I can’t speak for all schools in Israel, but in our area there is a large Shorashim (family tree) project that the kids complete at the time of their bar or bat mitzvah. Matan has been in the middle of this project now for about four months, and the culminating party will be next Monday.
And boy do I need a vacation!
It’s actually been a glorious activity and a lovely assignment. The kids were tasked with interviewing their roots – their parents,grandparents and great-grandparents – and finding out about their childhoods. They had a specific list of questions that they needed to ask of the interviewees which included about a dozen different items.
From what I understand from other parents who have gone through this with their kids, it’s possible to put as much or as little effort into the project as you desire.
And boy did we go with the former!
When we first saw the criteria for the project, Josh and I looked at each other and said, “You’ve got to be kidding!” For an immigrant family, creating a 50 page book of interviews in Hebrew and accompanying pictures is no small task. First, the interview questions all had to be translated into English and typed up for the family members. Then, when they sent back their answers, I had to read them over with Matan and make sure that he understood everything in English. And then, we were sitting on an English interview!
We knew it would take Matan years to translate by hand every word that the grandparents and parents had written. So, taking a big gulp, we used Google Translate. Now, we know that when you try to translate something using this tool, you’ll often find yourself asking where the orangutan eating the orange is rather than finding out where the nearest bathroom is. We warned Matan that the translations would probably not be very good and that he would need to go through every word and change things as necessary.
He also asked a neighbor to look over all of the text for laugh-out-loud Google Translate errors, we had the teacher eyeball it all, and we had one of my co-workers do a final edit.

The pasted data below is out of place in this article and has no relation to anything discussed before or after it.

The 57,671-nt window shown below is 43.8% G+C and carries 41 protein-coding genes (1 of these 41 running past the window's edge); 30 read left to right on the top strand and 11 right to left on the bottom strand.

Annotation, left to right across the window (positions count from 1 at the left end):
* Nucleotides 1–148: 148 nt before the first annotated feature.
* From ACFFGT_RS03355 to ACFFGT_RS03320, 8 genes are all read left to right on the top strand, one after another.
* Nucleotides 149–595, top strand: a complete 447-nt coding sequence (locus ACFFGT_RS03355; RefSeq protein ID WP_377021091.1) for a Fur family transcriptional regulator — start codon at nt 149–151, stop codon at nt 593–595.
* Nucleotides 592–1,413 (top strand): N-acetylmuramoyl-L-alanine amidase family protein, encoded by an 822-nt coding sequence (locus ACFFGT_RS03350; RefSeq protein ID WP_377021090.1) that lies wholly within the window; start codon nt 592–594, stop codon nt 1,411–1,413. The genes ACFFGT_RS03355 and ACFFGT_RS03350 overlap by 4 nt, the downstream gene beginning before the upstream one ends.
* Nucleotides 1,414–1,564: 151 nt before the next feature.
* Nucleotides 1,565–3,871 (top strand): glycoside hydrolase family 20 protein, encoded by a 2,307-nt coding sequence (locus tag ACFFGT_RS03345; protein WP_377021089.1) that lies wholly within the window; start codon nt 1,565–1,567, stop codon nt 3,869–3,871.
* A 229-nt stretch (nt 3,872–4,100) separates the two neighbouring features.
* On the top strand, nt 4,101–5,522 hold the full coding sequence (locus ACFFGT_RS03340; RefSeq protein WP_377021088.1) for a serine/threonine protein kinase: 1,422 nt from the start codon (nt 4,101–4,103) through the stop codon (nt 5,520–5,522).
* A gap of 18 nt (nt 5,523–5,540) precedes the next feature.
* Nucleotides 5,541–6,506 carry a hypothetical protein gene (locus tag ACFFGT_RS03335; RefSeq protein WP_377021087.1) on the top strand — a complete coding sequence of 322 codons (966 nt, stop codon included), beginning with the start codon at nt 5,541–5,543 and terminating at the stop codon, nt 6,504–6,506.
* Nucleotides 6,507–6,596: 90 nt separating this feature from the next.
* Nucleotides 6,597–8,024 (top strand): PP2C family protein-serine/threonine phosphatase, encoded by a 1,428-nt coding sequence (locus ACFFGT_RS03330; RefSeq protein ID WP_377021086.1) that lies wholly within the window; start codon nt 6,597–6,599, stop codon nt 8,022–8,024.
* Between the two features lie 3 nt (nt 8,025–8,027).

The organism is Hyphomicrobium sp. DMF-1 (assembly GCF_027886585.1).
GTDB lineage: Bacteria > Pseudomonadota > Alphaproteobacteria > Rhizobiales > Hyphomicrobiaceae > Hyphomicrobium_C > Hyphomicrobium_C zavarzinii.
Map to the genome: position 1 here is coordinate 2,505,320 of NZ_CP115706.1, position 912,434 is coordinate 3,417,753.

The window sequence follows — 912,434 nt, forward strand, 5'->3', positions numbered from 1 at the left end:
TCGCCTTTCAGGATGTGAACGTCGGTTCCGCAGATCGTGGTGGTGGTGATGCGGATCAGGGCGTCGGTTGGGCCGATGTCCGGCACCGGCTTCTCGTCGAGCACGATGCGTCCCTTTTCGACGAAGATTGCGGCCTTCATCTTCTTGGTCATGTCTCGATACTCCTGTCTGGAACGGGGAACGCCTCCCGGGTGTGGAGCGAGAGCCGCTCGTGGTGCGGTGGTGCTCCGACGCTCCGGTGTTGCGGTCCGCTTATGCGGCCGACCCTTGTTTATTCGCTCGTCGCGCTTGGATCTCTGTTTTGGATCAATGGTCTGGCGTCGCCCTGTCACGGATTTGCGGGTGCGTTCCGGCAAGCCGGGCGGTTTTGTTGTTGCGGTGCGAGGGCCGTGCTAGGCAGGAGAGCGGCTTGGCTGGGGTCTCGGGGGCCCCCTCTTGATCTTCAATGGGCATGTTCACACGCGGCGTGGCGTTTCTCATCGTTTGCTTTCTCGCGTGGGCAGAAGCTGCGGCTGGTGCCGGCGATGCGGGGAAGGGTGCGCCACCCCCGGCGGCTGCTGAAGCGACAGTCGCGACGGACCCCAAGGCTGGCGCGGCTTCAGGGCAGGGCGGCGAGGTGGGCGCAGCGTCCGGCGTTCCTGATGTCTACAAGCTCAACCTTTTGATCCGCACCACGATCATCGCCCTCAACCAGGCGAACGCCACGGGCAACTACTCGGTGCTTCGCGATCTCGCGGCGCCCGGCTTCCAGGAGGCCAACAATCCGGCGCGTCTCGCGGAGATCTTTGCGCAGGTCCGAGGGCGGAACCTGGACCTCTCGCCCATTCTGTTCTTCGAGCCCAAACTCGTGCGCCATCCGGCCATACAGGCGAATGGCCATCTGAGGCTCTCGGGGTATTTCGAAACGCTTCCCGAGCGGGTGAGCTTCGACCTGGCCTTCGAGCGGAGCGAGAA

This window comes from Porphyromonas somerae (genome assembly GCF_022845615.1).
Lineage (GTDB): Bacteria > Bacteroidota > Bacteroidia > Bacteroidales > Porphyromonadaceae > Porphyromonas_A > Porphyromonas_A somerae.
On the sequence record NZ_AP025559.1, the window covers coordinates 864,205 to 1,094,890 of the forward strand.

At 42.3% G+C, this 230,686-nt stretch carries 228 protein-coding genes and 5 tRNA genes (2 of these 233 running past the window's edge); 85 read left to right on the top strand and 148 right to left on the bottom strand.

Finally, the text was ready. But this, of course, was only one part of the project. We needed pictures to go along with each person’s story. I believe that I made 8 trips to the neighborhood photo store, making copies of essential pictures that Matan desperately wanted, making more copies when some of them didn’t appear on my flash drive, and making even more copies when family members sent along great pictures from years gone by (Thanks Grandma Sue, Aunt Marilyn and Papa Rogie!).
Matan then took over the dining room table, creating a staging ground for his artistic endeavors.
And then, as he neared completion, he mentioned entirely on his own that he wanted to add in tributes to the great-grandparents who had died. He also wanted sections about his uncles and their families. Beautiful. So, it was back to the drawing board for us. Fact finding missions in English, Google Translations, searching for pictures, cutting , pasting and completion!
|Tribute to Grandpa Murray (Josh’s grandfather, who Matan is named for)|
|Tribute to Papa Jerry (Romi’s grandfather)|
|The Uncles and Their Families|
We found out a number of great things along the way.
1. As he built the family tree, Matan discovered that he had three great-great grandmothers named Rose. What’s that about?
|The Family Tree Being Made|
2. Josh was a very cute kid…and someone who is about to be bar mitzvah looks a lot like him. Hmmmm…
3. Matan’s paternal grandparents took the cutest picture on one of their early dates. How cute are they here?
4. We might be related to another family in the yishuv – or at least our ancestors probably knew each other! This is a great story. Matan’s paternal great grandparents ended up in Burlington, Vermont when the entire town from somewhere in Lithuania picked up and moved together. A few weeks ago, one of Matan’s classmates was sharing a story from his project, and he mentioned that his ancestor moved from this town in Lithuania to….Burlington, Vermont! Matan was so shocked – he ran home to tell us and we called the other parents to laugh and discuss.
And on and on. The project was a great experience for Matan, if a bit of an exhausting one for his poor academically-high-strung mom. But now that it’s completed he is very proud of himself and loves knowing so much about his history. And, we figure we’ve now got most of the material for the other five boys’ Shorashim projects!
Shhhh….don’t tell the teacher.
|One Proud Project-Maker|